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Illiana Corridor Tier I & II EIS

Will and Kankakee Counties, IL and Lake County, IN

The Illinois Department of Transportation, Indiana Department of Transportation, and the Federal Highway Administration were the joint lead agencies for the evaluation of a potential transportation corridor connecting Interstate 55 in Illinois to Interstate 65 in Indiana.

The Illiana Corridor evaluation was a tiered Environmental Impact Statement (EIS). The Tier One EIS evaluated potential corridors to determine the alternative that overall had the best balance of avoiding social and environmental impacts, providing transportation benefits and incorporating community goals. Beginning in 2011, over 100 alternative concepts were developed for the Illiana study. Through stakeholder involvement, resource agency coordination and evaluations that included Geographic Information Systems (GIS) analysis, the number of alternatives were reduced to three build alternatives, in addition to a no-action alternative. The build alternatives ranged in length from 47 miles to 51 miles and were compared to each other based on key evaluation factors, including:

  • Socioeconomic Impacts
  • Travel Performance
  • Environmental Impacts
  • Construction Impacts
  • Community Land Use Compatibility
  • Stakeholder and Resource Agency Input

HR Green served as a sub-consultant to Parsons Brinckerhoff, Inc. for the Tier One EIS and the Tier Two EIS. The four main roles served by HR Green for Tier One included data collection, conceptual level design and cost analysis, public involvement and environmental analysis. GIS was central to the data collection and environmental analysis components.

The Tier One EIS process required a tremendous amount of data collection so the various disciplines could thoroughly evaluate the project alternatives. Much of this was spatial data that was organized into a GIS Database. HR Green was responsible for obtaining a wide variety of data from the various governing bodies and intermodal centers within Will County, Illinois. That data included zoning maps, land use plans, transportation improvement plans, traffic impact studies and GIS datasets to name a few. In addition, HR Green was tasked with the collection of traffic data at over 40 locations throughout the study area. The traffic data was used to calibrate and verify the travel demand model.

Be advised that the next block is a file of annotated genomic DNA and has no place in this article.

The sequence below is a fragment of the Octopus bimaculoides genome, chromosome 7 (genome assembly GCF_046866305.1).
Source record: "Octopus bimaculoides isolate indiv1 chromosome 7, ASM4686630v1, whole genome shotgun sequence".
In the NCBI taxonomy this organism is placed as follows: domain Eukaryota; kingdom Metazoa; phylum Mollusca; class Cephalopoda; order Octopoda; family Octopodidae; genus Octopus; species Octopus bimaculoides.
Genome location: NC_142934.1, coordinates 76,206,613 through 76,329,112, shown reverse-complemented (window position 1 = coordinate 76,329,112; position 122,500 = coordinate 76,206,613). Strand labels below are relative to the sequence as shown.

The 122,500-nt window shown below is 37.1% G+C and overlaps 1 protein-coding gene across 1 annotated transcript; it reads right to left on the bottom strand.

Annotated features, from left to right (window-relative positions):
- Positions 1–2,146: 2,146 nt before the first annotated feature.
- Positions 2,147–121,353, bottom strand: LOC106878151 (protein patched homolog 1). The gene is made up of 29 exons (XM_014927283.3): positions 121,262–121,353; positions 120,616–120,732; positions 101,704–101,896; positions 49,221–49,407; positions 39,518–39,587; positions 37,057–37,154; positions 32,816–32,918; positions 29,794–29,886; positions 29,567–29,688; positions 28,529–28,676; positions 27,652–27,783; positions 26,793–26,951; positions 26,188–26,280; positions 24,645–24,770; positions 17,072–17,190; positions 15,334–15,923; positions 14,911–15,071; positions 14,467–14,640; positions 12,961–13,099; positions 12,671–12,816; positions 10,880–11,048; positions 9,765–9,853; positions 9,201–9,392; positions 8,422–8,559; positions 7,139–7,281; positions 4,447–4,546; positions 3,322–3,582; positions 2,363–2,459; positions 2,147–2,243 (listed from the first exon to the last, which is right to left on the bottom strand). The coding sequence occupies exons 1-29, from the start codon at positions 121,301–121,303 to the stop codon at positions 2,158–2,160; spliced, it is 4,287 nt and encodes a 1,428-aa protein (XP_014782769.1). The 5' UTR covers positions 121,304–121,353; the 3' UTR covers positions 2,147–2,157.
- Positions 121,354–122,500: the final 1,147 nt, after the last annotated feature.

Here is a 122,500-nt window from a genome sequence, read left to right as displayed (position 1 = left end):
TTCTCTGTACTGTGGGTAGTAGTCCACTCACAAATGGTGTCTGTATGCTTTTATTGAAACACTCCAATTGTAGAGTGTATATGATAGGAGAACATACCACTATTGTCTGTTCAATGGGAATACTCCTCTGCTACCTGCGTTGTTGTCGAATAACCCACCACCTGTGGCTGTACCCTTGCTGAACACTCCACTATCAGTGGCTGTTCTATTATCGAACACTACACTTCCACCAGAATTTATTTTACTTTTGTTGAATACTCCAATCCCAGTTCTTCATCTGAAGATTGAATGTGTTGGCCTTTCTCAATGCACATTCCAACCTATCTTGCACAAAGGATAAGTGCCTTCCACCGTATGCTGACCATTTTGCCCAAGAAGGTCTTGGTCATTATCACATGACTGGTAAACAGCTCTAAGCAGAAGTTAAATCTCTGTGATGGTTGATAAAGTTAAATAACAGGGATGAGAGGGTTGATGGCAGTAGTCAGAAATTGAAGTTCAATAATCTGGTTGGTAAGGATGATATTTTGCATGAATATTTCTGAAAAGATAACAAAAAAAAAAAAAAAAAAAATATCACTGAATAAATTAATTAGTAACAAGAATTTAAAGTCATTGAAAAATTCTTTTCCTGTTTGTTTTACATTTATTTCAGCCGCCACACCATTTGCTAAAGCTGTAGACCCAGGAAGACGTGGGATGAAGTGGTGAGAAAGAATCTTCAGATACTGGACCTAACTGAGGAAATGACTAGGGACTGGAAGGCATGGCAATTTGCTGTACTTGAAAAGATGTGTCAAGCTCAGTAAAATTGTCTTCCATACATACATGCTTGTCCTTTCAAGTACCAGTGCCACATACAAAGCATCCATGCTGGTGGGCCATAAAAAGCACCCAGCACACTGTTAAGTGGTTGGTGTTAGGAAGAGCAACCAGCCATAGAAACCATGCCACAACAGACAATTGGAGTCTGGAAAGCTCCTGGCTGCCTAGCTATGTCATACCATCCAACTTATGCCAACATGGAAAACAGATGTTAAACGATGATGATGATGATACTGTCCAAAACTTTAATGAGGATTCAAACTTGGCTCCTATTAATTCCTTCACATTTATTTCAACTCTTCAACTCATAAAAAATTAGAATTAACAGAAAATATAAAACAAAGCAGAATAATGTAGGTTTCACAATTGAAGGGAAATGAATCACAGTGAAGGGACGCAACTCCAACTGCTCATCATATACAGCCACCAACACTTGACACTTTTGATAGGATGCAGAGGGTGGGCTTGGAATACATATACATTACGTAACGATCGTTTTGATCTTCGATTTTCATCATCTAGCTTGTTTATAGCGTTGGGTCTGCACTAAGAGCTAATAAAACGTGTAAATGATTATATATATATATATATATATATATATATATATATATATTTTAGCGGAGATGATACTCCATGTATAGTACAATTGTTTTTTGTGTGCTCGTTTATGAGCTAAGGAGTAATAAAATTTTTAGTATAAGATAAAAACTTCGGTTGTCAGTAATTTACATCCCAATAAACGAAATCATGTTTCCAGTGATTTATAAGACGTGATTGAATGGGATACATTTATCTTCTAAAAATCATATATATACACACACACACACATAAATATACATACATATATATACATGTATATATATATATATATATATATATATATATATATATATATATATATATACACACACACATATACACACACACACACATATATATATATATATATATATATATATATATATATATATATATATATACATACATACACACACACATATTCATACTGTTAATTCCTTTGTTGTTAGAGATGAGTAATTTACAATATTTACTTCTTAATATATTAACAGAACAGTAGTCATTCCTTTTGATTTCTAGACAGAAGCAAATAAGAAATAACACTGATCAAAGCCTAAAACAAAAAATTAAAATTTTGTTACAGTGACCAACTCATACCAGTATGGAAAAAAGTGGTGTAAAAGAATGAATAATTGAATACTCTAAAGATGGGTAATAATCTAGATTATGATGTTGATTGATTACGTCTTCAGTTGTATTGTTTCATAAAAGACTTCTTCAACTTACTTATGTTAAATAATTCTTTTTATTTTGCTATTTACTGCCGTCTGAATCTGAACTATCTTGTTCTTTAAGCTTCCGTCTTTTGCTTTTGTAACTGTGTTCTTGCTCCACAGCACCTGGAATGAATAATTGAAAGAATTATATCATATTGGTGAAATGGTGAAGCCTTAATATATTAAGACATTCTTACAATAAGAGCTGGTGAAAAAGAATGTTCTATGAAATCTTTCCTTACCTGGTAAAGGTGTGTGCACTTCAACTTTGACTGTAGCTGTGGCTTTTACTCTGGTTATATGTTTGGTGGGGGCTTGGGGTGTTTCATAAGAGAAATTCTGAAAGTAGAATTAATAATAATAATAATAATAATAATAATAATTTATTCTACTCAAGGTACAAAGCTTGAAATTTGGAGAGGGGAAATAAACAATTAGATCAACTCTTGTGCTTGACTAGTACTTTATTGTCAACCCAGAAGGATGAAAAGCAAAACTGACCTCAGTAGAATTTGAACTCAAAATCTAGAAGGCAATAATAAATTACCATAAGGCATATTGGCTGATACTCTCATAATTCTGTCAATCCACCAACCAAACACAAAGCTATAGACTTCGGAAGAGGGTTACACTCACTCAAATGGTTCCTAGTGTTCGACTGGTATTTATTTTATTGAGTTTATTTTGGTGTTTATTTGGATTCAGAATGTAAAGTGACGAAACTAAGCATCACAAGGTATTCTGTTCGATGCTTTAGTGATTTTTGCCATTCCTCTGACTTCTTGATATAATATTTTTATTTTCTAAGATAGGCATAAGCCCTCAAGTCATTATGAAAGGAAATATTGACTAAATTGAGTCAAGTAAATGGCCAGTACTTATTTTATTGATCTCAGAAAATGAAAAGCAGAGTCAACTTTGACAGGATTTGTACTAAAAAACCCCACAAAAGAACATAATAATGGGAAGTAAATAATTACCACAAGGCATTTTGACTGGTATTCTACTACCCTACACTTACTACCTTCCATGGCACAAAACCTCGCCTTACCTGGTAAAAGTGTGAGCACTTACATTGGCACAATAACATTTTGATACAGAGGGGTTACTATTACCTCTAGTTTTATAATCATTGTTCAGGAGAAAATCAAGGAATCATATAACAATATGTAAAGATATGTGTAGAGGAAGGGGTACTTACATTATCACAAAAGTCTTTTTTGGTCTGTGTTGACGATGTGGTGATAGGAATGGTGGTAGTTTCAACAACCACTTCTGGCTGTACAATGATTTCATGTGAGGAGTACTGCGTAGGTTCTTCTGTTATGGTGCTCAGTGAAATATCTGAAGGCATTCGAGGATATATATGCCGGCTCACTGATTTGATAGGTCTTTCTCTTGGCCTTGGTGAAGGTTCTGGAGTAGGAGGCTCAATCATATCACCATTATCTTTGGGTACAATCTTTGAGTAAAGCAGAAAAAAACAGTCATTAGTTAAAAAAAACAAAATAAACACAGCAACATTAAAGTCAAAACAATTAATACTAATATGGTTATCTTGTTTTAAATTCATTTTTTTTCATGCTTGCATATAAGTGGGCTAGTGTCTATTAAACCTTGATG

HR Green was also responsible for the socioeconomic analysis and the agricultural analysis for the Tier One and Tier Two EIS. These analyses were informed by future impacts calculations made by running a custom GIS model designed by HR Green GIS staff. This model calculated possible future impacts to different socioeconomic and agricultural criteria as delineated by data compiled in the GIS database from resource agencies and environmental field surveys. The model was run to compare potential future impacts from the three build alternatives, the no-build alternative, as well as several interchange options at IL-53.  Based on the three main alternatives evaluated, one of the major differences was the higher number of impacts to the built environment (relocations) for the northern alternative compared to the higher agricultural impacts for the two southern alternatives.

The GIS model was re-run numerous times over the course of the Tier Two analysis as changes were made to alternative geometry or as updated socioeconomic and agricultural data was integrated into the database. The GIS model provided a systematic and reproducible approach that was not only defensible, as all the logic was documented, but also far more efficient and less susceptible to human error than a less integrated or piecemeal approach.  The GIS model increased the productivity of the Tier Two effort significantly and made it possible to meet tight project deadlines with data-driven analysis.

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